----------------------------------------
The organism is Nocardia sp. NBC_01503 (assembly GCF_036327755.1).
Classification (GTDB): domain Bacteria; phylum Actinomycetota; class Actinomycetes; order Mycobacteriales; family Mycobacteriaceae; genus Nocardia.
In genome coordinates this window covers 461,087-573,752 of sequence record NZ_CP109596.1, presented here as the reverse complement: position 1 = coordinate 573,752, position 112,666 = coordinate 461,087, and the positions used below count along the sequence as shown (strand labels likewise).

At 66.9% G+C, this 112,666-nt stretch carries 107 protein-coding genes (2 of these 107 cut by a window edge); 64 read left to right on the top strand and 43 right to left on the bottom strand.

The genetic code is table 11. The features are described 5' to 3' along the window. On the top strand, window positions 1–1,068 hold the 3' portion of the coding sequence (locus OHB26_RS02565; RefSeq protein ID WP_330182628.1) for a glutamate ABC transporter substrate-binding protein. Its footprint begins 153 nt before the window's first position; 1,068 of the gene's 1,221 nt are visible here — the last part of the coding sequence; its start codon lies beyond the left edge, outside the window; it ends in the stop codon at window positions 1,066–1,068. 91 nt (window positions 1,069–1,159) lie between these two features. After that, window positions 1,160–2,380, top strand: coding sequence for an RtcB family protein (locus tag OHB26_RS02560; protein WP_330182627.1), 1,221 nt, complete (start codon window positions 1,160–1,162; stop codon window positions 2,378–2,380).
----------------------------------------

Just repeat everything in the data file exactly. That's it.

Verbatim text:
The organism is Nocardia sp. NBC_01503 (assembly GCF_036327755.1).
Classification (GTDB): domain Bacteria; phylum Actinomycetota; class Actinomycetes; order Mycobacteriales; family Mycobacteriaceae; genus Nocardia.
In genome coordinates this window covers 461,087-573,752 of sequence record NZ_CP109596.1, presented here as the reverse complement: position 1 = coordinate 573,752, position 112,666 = coordinate 461,087, and the positions used below count along the sequence as shown (strand labels likewise).

At 66.9% G+C, this 112,666-nt stretch carries 107 protein-coding genes (2 of these 107 cut by a window edge); 64 read left to right on the top strand and 43 right to left on the bottom strand.

The genetic code is table 11. The features are described 5' to 3' along the window. On the top strand, window positions 1–1,068 hold the 3' portion of the coding sequence (locus OHB26_RS02565; RefSeq protein ID WP_330182628.1) for a glutamate ABC transporter substrate-binding protein. Its footprint begins 153 nt before the window's first position; 1,068 of the gene's 1,221 nt are visible here — the last part of the coding sequence; its start codon lies beyond the left edge, outside the window; it ends in the stop codon at window positions 1,066–1,068. 91 nt (window positions 1,069–1,159) lie between these two features. After that, window positions 1,160–2,380, top strand: coding sequence for an RtcB family protein (locus tag OHB26_RS02560; protein WP_330182627.1), 1,221 nt, complete (start codon window positions 1,160–1,162; stop codon window positions 2,378–2,380).